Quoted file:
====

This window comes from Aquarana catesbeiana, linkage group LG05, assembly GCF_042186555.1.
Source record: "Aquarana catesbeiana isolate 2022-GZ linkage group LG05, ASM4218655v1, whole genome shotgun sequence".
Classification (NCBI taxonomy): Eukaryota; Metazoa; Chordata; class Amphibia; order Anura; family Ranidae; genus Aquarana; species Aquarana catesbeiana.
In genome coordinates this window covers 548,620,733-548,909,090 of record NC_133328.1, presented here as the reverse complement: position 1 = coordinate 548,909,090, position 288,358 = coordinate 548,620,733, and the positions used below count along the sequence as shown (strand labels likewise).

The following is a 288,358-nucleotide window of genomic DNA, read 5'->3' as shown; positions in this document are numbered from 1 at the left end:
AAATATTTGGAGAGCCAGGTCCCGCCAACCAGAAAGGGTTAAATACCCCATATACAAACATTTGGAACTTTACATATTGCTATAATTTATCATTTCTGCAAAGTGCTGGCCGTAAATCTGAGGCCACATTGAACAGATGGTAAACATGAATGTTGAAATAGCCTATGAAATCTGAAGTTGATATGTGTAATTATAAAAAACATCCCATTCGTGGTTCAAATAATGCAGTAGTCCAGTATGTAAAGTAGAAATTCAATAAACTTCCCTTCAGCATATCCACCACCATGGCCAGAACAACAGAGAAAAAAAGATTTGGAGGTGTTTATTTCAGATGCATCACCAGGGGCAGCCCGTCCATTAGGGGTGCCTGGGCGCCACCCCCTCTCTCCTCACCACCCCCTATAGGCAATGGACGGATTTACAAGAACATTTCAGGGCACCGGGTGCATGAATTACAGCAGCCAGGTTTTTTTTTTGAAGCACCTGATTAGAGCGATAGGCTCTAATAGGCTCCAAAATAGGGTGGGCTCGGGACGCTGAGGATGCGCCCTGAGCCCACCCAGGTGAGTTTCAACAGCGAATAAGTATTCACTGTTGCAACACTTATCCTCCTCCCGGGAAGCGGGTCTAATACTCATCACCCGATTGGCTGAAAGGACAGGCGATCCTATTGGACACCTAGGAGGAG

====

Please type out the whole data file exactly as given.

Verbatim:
This window comes from Aquarana catesbeiana, linkage group LG05, assembly GCF_042186555.1.
Source record: "Aquarana catesbeiana isolate 2022-GZ linkage group LG05, ASM4218655v1, whole genome shotgun sequence".
Classification (NCBI taxonomy): Eukaryota; Metazoa; Chordata; class Amphibia; order Anura; family Ranidae; genus Aquarana; species Aquarana catesbeiana.
In genome coordinates this window covers 548,620,733-548,909,090 of record NC_133328.1, presented here as the reverse complement: position 1 = coordinate 548,909,090, position 288,358 = coordinate 548,620,733, and the positions used below count along the sequence as shown (strand labels likewise).

The following is a 288,358-nucleotide window of genomic DNA, read 5'->3' as shown; positions in this document are numbered from 1 at the left end:
AAATATTTGGAGAGCCAGGTCCCGCCAACCAGAAAGGGTTAAATACCCCATATACAAACATTTGGAACTTTACATATTGCTATAATTTATCATTTCTGCAAAGTGCTGGCCGTAAATCTGAGGCCACATTGAACAGATGGTAAACATGAATGTTGAAATAGCCTATGAAATCTGAAGTTGATATGTGTAATTATAAAAAACATCCCATTCGTGGTTCAAATAATGCAGTAGTCCAGTATGTAAAGTAGAAATTCAATAAACTTCCCTTCAGCATATCCACCACCATGGCCAGAACAACAGAGAAAAAAAGATTTGGAGGTGTTTATTTCAGATGCATCACCAGGGGCAGCCCGTCCATTAGGGGTGCCTGGGCGCCACCCCCTCTCTCCTCACCACCCCCTATAGGCAATGGACGGATTTACAAGAACATTTCAGGGCACCGGGTGCATGAATTACAGCAGCCAGGTTTTTTTTTTGAAGCACCTGATTAGAGCGATAGGCTCTAATAGGCTCCAAAATAGGGTGGGCTCGGGACGCTGAGGATGCGCCCTGAGCCCACCCAGGTGAGTTTCAACAGCGAATAAGTATTCACTGTTGCAACACTTATCCTCCTCCCGGGAAGCGGGTCTAATACTCATCACCCGATTGGCTGAAAGGACAGGCGATCCTATTGGACACCTAGGAGGAG